January 27th, 2003, 01:54 PM
Networking Simplified - Part 03
This is the third edition to my Networking Simplified series. I will go
over some more terms that many people are hazy in the area of or just
flat out confused or oblivious to the meaning.
There are several categories of twisted pair cabling systems, you may know
them as the "cat" line.
CAT 1 - Maximum Speed = Less than 1 Mbps (mega bit per second.) It is
usually used for doorbell wiring and not generally used for networking.
CAT 2 - Maximum Speed = around 4 Mbps. It is used generally in token ring
networks. Ill go over token ring later on.
CAT 3 - Maximum Speed = 16 Mbps. This is what you would use for your phone
CAT 4 - Maximum Speed = 20 Mbps. Used occasionally in token ring networks,
but basically obsolete as CAT-5 and CAT-6 developed.
CAT 5 - Maximum Speed = 100 Mbps, or 1000 Mbps if 4 pair. Used for your
network in general. Can support gigabit ethernet and is what the end
networker would be acclaimed to use.
CAT 6 - Maximum Speed = 200-250 MHz (Mega Hertz) - Used normally by
dedicated or widely distributed networks. Super fast speed for broadband
Token Ring Networks.
Token ring is a way of setting up your network. (basically) Almost always
used for local area networks, the computers are connected in sort of a
ring, the token is used to heed data "bumping into" each other so that the
computers can send messages at the very same time.
This is the term you are going to hear describing the "Layout" of
networks. All it means is that its the description of where your stuff
lies in layout. There is physical topology, and logical topology.
Generally not used as its slower and doesn't pass data along as
More efficient for a LAN than most types
The nodes or workstations are aligned in somewhat of a star with a central
server in which all the other nodes connect to. The connections can be
wireless or wired of course.
This concludes my third part of the series of Networking Simplified. I
don't want want you all taking in too much at once! Just come back for my
4th for more descriptions of networking terms, I will go over more
advanced topology in my next.
January 27th, 2003, 03:03 PM
I was told CAT 6 is not an official catagory... But rather CAT 5e (enhanced)..
but now indeed it seems to be there.. http://www.gocsc.com/cat6/
ASCII stupid question, get a stupid ANSI.
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January 27th, 2003, 04:19 PM
First of all, keep those parts 4 and 5 .... comin'.
Maybe it's also worth mentioning the following abbreviations of twisted pair cables :
UTP - Unshielded Twisted Pair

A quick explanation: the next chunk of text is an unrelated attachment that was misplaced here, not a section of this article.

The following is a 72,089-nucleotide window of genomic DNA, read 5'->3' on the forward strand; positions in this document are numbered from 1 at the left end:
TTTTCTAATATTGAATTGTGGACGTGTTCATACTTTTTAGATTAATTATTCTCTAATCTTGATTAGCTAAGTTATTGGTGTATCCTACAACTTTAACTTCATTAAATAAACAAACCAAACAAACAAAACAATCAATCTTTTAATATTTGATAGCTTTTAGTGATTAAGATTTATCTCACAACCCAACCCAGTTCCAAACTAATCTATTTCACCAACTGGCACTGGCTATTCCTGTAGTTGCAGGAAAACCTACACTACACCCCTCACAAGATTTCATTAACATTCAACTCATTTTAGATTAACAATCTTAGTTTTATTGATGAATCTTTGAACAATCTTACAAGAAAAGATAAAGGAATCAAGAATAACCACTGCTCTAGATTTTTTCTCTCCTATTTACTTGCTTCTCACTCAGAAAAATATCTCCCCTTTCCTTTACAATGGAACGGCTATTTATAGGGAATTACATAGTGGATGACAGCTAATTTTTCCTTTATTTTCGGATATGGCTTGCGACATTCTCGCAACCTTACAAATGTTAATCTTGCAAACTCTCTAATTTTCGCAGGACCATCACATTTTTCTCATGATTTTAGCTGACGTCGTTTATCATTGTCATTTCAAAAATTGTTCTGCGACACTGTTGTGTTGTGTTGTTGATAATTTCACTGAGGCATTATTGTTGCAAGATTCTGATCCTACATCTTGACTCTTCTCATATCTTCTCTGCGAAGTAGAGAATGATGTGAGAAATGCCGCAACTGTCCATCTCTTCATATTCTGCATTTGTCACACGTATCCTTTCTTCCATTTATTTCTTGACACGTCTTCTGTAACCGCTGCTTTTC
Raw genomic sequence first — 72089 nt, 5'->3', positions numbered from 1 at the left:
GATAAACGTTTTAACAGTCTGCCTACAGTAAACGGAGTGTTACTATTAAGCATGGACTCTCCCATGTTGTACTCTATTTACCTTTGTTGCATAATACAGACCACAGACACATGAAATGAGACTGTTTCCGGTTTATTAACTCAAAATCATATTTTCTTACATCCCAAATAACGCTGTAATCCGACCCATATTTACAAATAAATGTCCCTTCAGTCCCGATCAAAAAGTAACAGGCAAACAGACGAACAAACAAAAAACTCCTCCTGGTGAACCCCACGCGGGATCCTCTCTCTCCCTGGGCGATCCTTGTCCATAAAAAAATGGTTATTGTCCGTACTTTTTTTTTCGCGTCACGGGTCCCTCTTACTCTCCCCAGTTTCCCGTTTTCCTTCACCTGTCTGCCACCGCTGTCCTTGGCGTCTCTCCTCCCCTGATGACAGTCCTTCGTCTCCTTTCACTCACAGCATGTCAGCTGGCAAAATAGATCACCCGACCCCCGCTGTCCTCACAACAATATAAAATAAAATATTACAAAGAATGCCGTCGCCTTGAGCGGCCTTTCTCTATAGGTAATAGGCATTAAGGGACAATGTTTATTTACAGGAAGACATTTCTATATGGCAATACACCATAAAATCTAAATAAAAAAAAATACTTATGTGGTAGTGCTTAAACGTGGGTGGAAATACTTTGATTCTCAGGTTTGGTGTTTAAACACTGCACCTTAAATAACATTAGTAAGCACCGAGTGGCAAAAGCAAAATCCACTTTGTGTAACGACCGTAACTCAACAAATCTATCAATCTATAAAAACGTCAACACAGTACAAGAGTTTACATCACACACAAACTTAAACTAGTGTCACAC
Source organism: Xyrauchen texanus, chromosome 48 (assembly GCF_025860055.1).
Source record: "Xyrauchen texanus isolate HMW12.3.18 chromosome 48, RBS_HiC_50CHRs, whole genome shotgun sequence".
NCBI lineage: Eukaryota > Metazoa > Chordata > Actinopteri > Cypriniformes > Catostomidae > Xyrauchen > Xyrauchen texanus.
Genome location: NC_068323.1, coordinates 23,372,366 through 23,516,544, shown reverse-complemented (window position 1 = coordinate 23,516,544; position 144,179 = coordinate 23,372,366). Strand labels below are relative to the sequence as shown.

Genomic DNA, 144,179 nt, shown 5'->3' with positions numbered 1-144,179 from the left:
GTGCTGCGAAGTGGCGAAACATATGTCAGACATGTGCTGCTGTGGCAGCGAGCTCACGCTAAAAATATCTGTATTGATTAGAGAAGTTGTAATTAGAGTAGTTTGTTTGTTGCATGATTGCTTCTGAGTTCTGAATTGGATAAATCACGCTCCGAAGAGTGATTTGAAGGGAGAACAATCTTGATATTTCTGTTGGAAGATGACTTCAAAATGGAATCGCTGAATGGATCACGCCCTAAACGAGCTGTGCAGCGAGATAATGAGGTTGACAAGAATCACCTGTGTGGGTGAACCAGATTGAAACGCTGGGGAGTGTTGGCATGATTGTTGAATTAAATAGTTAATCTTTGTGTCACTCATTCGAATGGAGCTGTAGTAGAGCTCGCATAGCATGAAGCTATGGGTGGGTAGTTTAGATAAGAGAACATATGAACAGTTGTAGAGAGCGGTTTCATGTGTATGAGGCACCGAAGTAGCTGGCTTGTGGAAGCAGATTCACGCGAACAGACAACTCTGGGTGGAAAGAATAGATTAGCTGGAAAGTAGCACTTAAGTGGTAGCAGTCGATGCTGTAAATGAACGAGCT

STP - Shielded Twisted pair
Also most CAT cables use the pairs 1-2 and 3-6. These pairs need to be cross-connected
to have obiously a cross cable.
Lookin' forward to the next parts,
January 27th, 2003, 08:51 PM
IEEE802.3 Ethernet Cabling Limitations
originating in the 60's in university of hawaii, further developed by Xerox in the 70's and standardised by the IEEE in the late 80's to work within the scope of the OSI models physical layer 1 specifications.
10Base5, Thick coax medium, runs up to 10Mbps and can run for 500 meters.
10Base-T, Cat5 UTP runs at 10Mbps also but runs for only 100m.
10Base-FL, multimode optical fiber runs at 10Mbps but has a maximum run of 2000m.
100Base-TX, Cat5 UTP is the 100Mbps version and similarly can be run for only 100m.
100Base-Fx, Multimode Optical fiber runs at 1000Mbps and runs up to 2000m.
1000Base-T, Cat5 UTP has a max bandwidth of 1000Mbps but can only run for 100m.
http://www.industry.net/tia and http://www.eia.org
Mesh - connects every node to every other node, normally with coax, back in the day.
Bus - all nodes share the same medium, or wire, traditionally coax
Ring - nodes are connected to two neighbours, with one way point to point connections. Fibre Distributed Data Interface (FDDI) and IBM's Token Ring (IEEE802.5) are examples of logical ring-type networks.
Star and Extended Star - a central server or more commonly a hub has nodes physically spaning out from it. logically it can operate as a bus or ring.
Hybrid - ...networks use more than one typology, naturally.
Hmm...theres something a little peculiar here. Oh i see what it is! the sentence is talking about itself! do you see that? what do you mean? sentences can\'t talk! No, but they REFER to things, and this one refers directly-unambigeously-unmistakably-to the very sentence which it is!
April 4th, 2003, 01:51 PM
Why is CAT6 described as MHz as opposed to Mbps? I had thought that CAT5 is generally capped at 100Mbps and CAT6 allows for Gigabit ethernet connections.
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